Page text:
JDI names four Doctoral Fellows

The JDI has named four new Doctoral Fellows to receive JDI Dissertation Completion Stipends for the 2016-2017 academic year. The fellows are Andrea Craig, Michal Popiel, Sergei Shibaev, and Wenbo Zhu, all advanced PhD Candidates in the Department of Economics at Queen's University.

Andrea Craig is working on a dissertation titled "Equilibrium effects of transit policies on residential location."

With individual level data for Vancouver, I estimate a model of households choosing where to live and how to commute to work. I quantify how a proposed rapid transit line would affect income segregation, housing prices, transit ridership, and welfare. My analysis accounts for the transit line affecting where households live. This framework could be applied to other transit policies or cities.

Michal Popiel is working on a dissertation titled "Policy implications in the aftermath of the global financial crisis."

My research project studies the effects of fiscal and monetary policy in the context of new challenges brought on by the 2008 global financial crisis and its aftermath. I explore the transmission and effectiveness of unconventional monetary policy measures that were introduced when the interest rate reached the zero lower bound as well as the cross-country spillovers of these policies. I also examine the role of fiscal policy uncertainty as a potential contributor to the financial crisis as well as an impediment to the ensuing recovery. The goal of my research project is to provide empirical evidence relevant to policy makers as they reassess their toolbox of economic stabilizers.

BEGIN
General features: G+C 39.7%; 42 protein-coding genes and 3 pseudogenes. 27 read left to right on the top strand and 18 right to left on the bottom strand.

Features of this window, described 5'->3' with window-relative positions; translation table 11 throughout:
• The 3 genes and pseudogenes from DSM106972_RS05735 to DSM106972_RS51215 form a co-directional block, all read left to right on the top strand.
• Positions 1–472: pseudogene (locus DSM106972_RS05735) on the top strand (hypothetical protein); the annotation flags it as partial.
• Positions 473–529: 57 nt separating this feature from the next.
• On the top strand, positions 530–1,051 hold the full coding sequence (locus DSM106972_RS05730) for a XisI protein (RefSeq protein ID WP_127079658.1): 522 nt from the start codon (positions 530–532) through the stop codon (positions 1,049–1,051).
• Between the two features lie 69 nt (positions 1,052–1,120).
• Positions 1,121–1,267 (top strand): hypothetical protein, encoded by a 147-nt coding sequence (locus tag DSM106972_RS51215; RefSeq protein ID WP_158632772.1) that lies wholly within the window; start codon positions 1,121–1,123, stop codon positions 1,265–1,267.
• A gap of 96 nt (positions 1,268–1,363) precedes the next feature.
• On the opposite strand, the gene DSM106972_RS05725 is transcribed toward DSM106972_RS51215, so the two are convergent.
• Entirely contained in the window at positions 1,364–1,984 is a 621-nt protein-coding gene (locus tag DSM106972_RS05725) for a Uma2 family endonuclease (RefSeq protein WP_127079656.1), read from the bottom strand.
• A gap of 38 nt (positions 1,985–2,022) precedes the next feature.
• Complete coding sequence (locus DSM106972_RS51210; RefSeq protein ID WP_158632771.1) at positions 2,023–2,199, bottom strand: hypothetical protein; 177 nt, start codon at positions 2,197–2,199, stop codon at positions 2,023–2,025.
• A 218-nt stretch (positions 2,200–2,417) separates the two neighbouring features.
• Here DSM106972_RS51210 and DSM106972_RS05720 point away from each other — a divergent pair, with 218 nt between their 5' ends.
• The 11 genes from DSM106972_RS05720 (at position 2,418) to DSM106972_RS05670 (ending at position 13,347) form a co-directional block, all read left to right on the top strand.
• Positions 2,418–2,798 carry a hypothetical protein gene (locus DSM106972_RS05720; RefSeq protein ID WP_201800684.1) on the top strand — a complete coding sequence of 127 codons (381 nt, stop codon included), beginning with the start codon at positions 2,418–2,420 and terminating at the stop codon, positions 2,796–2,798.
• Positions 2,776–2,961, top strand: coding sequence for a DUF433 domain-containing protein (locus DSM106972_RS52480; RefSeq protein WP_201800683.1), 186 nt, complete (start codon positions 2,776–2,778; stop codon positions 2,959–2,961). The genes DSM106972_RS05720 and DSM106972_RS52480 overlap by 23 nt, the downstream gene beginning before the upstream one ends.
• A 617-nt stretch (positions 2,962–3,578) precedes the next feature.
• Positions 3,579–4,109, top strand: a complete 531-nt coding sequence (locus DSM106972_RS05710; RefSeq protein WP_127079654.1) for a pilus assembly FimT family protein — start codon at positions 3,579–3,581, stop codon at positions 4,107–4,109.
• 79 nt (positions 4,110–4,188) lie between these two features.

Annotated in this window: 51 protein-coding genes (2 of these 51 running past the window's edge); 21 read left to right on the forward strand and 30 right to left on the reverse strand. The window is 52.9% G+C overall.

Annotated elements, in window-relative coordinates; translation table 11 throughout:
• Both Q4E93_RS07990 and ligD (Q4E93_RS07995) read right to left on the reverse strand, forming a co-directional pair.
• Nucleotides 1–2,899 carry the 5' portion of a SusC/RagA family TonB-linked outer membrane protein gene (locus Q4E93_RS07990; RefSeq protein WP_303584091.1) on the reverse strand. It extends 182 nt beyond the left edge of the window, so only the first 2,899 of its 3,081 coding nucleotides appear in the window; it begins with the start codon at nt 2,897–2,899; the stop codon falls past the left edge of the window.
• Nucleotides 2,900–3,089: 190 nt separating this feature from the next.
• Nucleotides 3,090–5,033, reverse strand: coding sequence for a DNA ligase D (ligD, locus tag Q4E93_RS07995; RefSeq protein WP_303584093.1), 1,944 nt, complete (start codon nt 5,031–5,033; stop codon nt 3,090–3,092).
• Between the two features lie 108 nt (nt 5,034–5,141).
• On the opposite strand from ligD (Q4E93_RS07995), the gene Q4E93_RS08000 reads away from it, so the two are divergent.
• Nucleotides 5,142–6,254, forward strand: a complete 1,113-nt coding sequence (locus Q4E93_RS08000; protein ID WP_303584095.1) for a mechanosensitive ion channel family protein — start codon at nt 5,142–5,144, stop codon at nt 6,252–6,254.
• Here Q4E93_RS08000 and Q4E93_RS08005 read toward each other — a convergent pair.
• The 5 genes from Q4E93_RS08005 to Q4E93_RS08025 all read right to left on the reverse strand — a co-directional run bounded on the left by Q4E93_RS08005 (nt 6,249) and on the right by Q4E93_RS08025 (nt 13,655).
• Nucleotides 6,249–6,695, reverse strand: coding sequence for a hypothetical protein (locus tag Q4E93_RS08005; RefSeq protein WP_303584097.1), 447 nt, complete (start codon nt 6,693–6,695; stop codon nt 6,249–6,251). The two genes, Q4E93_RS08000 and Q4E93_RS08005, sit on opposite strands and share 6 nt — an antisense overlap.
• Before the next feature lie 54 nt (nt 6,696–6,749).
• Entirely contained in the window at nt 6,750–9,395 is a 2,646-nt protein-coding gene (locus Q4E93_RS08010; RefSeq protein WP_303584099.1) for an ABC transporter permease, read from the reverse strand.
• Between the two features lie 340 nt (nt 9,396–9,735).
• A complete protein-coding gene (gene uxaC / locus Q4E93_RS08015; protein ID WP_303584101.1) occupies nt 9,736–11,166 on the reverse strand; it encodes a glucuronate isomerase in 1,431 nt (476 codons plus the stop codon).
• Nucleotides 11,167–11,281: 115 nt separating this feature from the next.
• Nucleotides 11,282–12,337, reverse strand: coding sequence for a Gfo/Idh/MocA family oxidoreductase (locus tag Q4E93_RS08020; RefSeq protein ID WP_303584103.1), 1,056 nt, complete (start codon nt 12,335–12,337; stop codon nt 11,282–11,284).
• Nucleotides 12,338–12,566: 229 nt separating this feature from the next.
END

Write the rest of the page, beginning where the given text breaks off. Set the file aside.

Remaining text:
Sergei Shibaev is working on a dissertation titled "Identifying and characterizing economically at-risk and distressed regions"

This research investigates small regional divisions to identify areas that would stand to benefit from industry-specific economic stimulus to prevent chronic economic distress. The analysis identifies geographical concentrations (spatial clusters) of potentially distressed regions and explains which industries drive their regional composition. The developed framework captures spatial interactions between regions and explores the importance of various geographic and economic factors.

Wenbo Zhu is working on a dissertation titled "Innovation, Income Inequality and Economic Growth."

The impacts of technological advancements are not neutral with respect to different factor inputs. In particular, some technological advancements tend to be skill-complementing (i.e. skill-biased), while some others tend to be skill-replacing (i.e. unskill-biased). Using a novel European data set, I measure these two types of technologies directly and establish the following empirical findings: (1) a sizable positive causal impact of skill-complementing relative to skill-replacing technologies on the skill premium; (2) the impact is more significant for female workers than for male workers; and (3) the level of substitutability between skill-complementing and skill-replacing technology is high. With the evidence above, I develop a model to investigate the possibility of explaining the increase in income inequality, the slowing down in labour productivity growth, and increase in product innovations at the same time, using the dynamics and the composition of different technological advancements. Moreover, I investigate the possible explanations to the gender difference result.